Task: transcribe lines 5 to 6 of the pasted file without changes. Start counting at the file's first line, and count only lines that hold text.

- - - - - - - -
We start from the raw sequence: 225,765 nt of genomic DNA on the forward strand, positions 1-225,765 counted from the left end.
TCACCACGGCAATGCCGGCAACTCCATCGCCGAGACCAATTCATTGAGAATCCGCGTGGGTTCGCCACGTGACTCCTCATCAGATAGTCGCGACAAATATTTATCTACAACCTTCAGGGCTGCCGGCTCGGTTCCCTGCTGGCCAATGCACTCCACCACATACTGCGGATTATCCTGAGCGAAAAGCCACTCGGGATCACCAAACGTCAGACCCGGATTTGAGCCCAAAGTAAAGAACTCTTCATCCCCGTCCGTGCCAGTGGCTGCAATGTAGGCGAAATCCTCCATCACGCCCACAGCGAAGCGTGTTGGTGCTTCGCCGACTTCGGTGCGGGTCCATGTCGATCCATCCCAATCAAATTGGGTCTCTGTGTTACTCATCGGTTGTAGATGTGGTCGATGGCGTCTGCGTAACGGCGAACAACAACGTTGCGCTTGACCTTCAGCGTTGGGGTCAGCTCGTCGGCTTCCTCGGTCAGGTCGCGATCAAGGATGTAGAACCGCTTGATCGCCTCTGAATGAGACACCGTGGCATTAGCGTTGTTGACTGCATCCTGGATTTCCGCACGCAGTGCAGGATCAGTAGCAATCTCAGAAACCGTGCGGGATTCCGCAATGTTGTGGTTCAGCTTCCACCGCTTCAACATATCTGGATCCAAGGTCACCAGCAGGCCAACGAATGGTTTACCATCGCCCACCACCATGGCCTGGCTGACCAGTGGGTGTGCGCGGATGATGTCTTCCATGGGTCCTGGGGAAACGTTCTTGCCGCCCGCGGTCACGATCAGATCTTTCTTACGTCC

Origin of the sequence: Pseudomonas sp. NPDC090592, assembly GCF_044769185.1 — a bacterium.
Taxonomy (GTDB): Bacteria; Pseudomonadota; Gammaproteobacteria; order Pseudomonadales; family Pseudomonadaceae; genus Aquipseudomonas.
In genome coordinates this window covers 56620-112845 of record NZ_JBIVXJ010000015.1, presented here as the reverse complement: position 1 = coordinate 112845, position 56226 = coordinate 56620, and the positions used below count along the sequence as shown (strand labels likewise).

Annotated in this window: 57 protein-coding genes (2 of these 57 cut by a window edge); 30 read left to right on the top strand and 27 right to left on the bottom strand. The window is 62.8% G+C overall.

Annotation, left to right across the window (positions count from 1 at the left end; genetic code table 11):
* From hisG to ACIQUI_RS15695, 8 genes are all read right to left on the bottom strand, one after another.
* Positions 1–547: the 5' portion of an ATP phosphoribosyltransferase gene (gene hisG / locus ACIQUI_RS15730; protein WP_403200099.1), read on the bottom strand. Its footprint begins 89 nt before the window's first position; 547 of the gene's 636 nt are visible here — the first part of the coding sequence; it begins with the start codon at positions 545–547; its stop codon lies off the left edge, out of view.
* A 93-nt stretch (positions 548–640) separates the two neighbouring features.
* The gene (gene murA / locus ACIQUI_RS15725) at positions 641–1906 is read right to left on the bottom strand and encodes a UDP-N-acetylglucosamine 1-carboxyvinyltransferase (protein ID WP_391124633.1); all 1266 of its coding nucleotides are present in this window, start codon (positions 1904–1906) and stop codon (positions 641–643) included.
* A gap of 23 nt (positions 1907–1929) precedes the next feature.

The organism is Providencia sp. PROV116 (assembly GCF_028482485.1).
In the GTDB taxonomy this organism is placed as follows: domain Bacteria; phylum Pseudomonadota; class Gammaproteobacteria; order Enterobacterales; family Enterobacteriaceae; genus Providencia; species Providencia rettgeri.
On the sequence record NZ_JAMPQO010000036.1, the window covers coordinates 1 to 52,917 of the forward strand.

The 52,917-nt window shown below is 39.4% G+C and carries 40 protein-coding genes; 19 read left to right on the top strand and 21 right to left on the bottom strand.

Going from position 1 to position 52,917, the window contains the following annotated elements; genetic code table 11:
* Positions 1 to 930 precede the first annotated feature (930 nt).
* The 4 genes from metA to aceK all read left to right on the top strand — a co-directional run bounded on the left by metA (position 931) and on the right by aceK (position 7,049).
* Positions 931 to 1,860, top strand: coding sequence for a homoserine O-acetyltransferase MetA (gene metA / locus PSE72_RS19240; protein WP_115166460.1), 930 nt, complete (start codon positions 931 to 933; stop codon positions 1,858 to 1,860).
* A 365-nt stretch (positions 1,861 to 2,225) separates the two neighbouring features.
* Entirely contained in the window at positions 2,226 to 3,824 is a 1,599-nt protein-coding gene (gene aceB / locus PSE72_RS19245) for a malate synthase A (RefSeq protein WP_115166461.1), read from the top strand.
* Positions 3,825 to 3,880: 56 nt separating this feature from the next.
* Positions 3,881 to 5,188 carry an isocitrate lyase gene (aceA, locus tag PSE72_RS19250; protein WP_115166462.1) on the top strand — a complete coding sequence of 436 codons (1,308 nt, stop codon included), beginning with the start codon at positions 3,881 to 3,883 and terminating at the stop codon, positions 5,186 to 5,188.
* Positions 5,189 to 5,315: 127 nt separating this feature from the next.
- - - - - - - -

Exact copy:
In genome coordinates this window covers 56620-112845 of record NZ_JBIVXJ010000015.1, presented here as the reverse complement: position 1 = coordinate 112845, position 56226 = coordinate 56620, and the positions used below count along the sequence as shown (strand labels likewise).

Annotated in this window: 57 protein-coding genes (2 of these 57 cut by a window edge); 30 read left to right on the top strand and 27 right to left on the bottom strand. The window is 62.8% G+C overall.